The offence of blasphemy is likely to be dropped from the Irish Constitution after recommendations from a Dail committee.
The joint committee on the Constitution said that changes to the Constitution in the areas of freedom of expression and blasphemy are required and should be voted on in a future referendum.
The Oireachtas report concluded that constitutional references to freedom of expression are unsatisfactory and focus too much on the limitations on free speech.
The Defamation Bill 2006 now proposes to repeal the 1961 Act and thereby abolish the common law offence of blasphemy. Committee chairman, Sean Ardagh, said the Constitution should be amended along the lines of Article 10 of the European
Convention of Human Rights in order to ensure greater emphasis on the freedom of speech: The committee is of the view that amendment is not immediately necessary but recommends that change be made when an appropriate opportunity presents .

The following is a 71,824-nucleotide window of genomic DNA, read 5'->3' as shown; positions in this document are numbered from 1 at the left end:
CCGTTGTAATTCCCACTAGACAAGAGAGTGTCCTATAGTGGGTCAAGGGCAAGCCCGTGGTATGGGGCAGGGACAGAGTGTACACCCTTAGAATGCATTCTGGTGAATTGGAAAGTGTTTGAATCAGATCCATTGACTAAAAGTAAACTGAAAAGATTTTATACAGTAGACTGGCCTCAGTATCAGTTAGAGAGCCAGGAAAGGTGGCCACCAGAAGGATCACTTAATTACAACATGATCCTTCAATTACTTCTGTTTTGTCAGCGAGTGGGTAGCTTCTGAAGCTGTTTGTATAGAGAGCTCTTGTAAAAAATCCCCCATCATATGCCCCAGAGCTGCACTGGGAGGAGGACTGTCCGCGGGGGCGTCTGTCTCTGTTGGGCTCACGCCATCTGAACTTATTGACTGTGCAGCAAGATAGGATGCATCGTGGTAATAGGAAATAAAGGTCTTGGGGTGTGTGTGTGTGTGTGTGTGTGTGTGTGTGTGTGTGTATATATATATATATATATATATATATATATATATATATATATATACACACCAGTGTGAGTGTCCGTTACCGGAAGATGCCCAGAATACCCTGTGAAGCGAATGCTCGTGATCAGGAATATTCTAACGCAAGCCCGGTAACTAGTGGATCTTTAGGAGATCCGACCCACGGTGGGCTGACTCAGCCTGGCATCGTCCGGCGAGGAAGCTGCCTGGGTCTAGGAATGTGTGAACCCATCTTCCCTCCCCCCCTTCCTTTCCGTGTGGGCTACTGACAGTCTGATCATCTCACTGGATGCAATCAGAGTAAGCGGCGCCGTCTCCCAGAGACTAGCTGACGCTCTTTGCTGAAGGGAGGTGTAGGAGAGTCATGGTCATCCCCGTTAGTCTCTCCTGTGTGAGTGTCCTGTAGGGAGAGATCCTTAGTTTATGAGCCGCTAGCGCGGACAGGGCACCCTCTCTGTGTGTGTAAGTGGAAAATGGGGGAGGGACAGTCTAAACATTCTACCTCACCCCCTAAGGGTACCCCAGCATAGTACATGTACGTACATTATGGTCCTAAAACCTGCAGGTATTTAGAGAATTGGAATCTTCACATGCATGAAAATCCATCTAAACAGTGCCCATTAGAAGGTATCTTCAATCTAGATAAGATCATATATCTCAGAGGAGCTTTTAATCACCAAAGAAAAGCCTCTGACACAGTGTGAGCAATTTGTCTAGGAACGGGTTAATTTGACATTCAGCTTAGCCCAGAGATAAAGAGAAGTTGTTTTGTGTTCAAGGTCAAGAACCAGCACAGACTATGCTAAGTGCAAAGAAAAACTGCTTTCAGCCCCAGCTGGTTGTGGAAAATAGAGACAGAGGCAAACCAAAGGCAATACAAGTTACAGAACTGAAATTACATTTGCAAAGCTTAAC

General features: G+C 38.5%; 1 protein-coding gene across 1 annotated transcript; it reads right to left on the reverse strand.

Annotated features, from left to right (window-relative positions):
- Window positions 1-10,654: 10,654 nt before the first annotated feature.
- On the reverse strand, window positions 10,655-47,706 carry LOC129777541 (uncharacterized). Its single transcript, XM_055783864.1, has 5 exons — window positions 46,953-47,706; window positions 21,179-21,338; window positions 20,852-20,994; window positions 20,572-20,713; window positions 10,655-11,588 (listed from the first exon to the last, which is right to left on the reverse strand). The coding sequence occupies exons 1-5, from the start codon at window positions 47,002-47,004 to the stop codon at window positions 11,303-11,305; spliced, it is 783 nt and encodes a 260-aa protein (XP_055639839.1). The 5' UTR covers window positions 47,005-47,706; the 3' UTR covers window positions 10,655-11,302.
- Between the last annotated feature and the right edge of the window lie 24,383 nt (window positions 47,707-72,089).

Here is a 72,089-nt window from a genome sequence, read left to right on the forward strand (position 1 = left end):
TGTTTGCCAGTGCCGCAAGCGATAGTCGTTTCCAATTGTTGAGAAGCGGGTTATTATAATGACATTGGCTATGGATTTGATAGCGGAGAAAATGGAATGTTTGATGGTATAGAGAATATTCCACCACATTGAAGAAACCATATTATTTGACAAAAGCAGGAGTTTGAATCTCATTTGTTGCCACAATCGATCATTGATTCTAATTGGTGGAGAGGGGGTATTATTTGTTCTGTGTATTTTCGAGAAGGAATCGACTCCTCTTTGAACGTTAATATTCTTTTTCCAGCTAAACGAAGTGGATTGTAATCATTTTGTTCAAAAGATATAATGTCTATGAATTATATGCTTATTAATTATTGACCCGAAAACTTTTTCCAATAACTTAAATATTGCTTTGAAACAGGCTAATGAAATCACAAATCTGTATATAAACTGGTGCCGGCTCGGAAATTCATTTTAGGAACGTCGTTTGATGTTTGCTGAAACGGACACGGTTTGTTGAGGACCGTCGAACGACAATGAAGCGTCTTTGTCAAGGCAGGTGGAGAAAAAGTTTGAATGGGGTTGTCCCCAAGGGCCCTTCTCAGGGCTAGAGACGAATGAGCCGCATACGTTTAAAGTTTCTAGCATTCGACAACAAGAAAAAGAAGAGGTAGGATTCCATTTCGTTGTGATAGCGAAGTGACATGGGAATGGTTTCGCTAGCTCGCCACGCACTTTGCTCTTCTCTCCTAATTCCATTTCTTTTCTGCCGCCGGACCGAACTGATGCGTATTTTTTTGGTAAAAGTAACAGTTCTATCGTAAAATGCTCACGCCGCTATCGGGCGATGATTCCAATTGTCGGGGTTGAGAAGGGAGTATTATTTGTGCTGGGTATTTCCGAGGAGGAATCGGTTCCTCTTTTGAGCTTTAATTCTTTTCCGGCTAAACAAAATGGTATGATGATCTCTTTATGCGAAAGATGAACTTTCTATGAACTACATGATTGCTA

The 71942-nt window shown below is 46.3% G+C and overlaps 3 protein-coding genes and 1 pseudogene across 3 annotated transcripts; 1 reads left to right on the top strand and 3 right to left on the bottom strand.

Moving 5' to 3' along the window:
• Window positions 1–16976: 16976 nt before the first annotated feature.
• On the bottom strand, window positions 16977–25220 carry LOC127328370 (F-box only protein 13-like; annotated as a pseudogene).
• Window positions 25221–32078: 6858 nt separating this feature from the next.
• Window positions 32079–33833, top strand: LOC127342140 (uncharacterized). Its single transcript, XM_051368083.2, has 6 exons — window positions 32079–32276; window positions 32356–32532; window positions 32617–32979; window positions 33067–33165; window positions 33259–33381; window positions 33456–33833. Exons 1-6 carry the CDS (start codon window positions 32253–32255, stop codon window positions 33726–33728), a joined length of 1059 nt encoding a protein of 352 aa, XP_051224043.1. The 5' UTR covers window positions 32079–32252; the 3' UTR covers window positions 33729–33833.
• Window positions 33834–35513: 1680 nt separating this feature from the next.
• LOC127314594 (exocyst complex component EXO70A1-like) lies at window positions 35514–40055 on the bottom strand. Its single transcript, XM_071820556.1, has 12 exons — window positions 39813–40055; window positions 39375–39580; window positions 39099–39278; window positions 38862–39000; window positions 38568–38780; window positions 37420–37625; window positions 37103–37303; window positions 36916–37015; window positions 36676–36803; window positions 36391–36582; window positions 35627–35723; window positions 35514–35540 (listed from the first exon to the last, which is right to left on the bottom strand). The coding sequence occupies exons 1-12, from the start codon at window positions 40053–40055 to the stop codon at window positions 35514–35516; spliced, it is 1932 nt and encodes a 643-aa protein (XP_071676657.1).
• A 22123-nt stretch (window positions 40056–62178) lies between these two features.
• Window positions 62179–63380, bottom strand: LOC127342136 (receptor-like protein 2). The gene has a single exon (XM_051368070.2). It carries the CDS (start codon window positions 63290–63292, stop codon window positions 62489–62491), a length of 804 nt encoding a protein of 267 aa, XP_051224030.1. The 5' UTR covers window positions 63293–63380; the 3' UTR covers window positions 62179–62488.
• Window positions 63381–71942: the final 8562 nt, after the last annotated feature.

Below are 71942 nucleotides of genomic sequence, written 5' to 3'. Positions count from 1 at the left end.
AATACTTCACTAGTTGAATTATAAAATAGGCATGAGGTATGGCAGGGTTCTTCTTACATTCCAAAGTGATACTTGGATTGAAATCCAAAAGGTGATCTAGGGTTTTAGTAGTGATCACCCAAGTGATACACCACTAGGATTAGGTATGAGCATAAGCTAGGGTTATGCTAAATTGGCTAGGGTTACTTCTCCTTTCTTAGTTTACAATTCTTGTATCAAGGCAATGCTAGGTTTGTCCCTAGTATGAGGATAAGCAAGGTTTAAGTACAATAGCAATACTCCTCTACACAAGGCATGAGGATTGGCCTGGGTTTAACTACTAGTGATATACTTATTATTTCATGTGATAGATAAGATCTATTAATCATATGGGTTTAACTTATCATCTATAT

A constitutional reference which deems publication or utterance of "blasphemous, seditious or indecent matters" as an offence punishable in accordance with the law should also be deleted, according to the report.
A new crime of blasphemous libel is to be proposed by the Irish Minister for Injustice in an amendment to the Defamation Bill, which will be discussed by the Oireachtas committee on injustice today.
At the moment there is no crime of blasphemy on the statute books, though it is prohibited by the Constitution. Article 40 of the Constitution, guaranteeing freedom of speech, qualifies it by stating: The State shall endeavour to ensure that
organs of public opinion, such as the radio, the press, the cinema, while preserving their rightful liberty of expression, including criticism of Government policy, shall not be used to undermine public order or morality or the authority of the
State. The publication or utterance of blasphemous, seditious, or indecent material is an offence which shall be punishable in accordance with law.